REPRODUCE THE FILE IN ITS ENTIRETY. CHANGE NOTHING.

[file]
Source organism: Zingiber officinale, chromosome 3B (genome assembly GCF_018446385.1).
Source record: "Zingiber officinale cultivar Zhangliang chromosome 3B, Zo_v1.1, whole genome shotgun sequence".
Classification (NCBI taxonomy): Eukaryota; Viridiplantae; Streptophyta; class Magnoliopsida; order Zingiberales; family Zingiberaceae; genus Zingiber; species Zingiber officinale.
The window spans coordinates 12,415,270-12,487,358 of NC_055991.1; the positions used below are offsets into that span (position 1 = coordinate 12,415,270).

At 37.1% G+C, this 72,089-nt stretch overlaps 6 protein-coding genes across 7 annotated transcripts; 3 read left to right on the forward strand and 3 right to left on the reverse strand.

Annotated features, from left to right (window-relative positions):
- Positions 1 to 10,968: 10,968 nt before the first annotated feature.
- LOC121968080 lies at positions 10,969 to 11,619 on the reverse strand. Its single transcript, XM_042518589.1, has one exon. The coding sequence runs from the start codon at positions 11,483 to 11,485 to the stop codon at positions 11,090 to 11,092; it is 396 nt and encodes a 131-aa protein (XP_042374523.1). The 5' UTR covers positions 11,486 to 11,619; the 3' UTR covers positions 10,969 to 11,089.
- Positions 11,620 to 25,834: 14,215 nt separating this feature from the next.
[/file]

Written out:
Source organism: Zingiber officinale, chromosome 3B (genome assembly GCF_018446385.1).
Source record: "Zingiber officinale cultivar Zhangliang chromosome 3B, Zo_v1.1, whole genome shotgun sequence".
Classification (NCBI taxonomy): Eukaryota; Viridiplantae; Streptophyta; class Magnoliopsida; order Zingiberales; family Zingiberaceae; genus Zingiber; species Zingiber officinale.
The window spans coordinates 12,415,270-12,487,358 of NC_055991.1; the positions used below are offsets into that span (position 1 = coordinate 12,415,270).

At 37.1% G+C, this 72,089-nt stretch overlaps 6 protein-coding genes across 7 annotated transcripts; 3 read left to right on the forward strand and 3 right to left on the reverse strand.

Annotated features, from left to right (window-relative positions):
- Positions 1 to 10,968: 10,968 nt before the first annotated feature.
- LOC121968080 lies at positions 10,969 to 11,619 on the reverse strand. Its single transcript, XM_042518589.1, has one exon. The coding sequence runs from the start codon at positions 11,483 to 11,485 to the stop codon at positions 11,090 to 11,092; it is 396 nt and encodes a 131-aa protein (XP_042374523.1). The 5' UTR covers positions 11,486 to 11,619; the 3' UTR covers positions 10,969 to 11,089.
- Positions 11,620 to 25,834: 14,215 nt separating this feature from the next.